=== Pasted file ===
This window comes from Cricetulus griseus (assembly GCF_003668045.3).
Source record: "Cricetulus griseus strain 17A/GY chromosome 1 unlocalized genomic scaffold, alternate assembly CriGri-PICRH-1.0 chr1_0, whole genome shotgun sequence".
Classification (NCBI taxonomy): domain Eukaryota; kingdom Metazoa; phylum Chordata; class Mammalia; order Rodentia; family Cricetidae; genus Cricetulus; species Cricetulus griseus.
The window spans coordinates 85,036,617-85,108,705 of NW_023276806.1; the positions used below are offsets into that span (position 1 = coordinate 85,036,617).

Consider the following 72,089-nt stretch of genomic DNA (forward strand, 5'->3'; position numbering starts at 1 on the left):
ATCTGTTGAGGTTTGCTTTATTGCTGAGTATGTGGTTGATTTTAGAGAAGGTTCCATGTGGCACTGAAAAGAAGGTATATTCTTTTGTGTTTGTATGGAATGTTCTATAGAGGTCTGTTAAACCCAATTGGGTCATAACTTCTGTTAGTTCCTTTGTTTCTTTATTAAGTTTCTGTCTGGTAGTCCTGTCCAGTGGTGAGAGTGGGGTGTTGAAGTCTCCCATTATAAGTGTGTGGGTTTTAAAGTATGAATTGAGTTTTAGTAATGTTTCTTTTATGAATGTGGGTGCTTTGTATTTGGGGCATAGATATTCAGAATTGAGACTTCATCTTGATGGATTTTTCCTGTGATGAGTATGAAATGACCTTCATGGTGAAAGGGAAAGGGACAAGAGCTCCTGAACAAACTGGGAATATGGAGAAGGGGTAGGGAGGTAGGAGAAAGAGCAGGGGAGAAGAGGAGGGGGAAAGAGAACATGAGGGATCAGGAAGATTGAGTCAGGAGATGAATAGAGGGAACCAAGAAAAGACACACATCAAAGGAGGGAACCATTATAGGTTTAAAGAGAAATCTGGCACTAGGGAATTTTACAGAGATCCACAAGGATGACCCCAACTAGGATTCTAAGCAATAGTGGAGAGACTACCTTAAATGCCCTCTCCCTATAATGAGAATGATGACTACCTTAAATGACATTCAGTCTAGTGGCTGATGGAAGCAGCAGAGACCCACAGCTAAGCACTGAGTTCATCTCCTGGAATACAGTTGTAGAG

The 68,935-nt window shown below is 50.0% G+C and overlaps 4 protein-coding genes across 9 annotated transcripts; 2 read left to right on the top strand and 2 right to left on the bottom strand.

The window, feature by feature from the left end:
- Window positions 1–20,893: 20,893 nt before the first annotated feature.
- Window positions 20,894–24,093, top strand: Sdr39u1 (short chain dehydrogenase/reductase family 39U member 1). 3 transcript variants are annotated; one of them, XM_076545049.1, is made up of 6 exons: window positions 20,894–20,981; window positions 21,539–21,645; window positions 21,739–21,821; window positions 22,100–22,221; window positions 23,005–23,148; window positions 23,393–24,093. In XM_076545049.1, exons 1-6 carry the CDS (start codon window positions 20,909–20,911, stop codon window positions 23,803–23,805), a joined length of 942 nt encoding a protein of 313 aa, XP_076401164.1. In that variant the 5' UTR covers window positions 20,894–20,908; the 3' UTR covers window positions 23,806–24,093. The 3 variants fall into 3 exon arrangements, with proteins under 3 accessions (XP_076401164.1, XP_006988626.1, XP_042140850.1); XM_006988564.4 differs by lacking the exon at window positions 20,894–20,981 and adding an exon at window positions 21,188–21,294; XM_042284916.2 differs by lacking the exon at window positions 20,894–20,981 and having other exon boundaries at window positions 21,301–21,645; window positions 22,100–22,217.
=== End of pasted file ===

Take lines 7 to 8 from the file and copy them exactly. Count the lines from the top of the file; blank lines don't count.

The 68,935-nt window shown below is 50.0% G+C and overlaps 4 protein-coding genes across 9 annotated transcripts; 2 read left to right on the top strand and 2 right to left on the bottom strand.

The window, feature by feature from the left end: